Engineers and programmers in particular are generally recognized by popular culture as being different from others. Which implies that other people are different from us. It's worth keeping in mind, when communicating with non-engineers you should always understand your audience.
Non-engineers are smart, but aren't as good at creating technical things as we are. We do things. They sell and handle things, count and manage things, but they are not manufacturing experts. They don't work as well as a team as engineers (there are probably exceptions). Their social skills are generally as good or better than those of engineers in environments where people are autonomous, but their jobs don't always require practicing the kind of intimate and precise communication and careful subdivisions of the tasks we perform.
Maybe non-engineers are too eager to please, and you might intimidate them. Just like us, they might say “yes” without really thinking it, to please you or because you intimidate them a bit, and then go back on their words.
Non-programmers can understand technical things, but they don't have what is so difficult even for us: technical judgment. They understand how technology works, but they cannot understand why a certain approach would take three months and another three days. (After all, programmers are also horribly anecdotal about this type of estimate.) This represents an excellent opportunity to create a synergy with them.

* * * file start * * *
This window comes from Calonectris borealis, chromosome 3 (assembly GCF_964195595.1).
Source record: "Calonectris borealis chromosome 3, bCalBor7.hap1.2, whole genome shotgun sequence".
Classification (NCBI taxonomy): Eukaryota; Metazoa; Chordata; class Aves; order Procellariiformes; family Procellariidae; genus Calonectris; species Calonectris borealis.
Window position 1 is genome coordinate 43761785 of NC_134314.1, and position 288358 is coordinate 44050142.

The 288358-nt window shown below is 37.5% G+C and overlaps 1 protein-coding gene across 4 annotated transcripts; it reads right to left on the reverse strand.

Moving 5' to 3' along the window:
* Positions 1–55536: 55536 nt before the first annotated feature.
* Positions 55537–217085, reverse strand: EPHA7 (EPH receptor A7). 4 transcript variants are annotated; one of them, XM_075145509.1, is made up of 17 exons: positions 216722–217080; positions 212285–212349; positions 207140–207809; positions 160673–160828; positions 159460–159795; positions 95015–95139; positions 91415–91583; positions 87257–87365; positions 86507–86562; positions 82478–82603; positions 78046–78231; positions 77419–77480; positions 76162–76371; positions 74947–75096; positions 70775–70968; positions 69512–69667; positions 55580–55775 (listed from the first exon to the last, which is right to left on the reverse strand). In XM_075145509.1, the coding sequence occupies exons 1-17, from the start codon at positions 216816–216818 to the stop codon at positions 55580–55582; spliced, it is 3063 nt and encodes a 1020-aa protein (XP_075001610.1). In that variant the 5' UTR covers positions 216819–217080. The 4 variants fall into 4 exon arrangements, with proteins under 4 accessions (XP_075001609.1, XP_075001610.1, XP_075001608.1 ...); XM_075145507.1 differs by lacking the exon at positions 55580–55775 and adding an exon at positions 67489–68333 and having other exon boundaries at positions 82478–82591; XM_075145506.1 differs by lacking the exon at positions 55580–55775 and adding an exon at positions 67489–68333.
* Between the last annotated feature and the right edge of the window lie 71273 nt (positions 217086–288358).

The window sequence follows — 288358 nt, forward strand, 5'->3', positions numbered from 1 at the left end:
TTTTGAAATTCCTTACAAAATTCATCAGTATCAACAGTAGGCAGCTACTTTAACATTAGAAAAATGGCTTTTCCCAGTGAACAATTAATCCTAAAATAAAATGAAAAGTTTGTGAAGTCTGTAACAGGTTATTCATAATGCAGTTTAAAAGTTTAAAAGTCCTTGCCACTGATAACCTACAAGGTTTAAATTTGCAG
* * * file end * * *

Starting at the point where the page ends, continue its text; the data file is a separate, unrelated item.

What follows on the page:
When talking to your team within your php development company, you will mindlessly use some sort of shorthand, abbreviated language, which is effective because you share a great deal of experience with technology in general and your product in particular. You have to make an effort not to use these shortcuts with those who do not share this experience, especially when members of your team are present. This vocabulary creates a wall between you and those who don't share it and, even worse, wastes their time.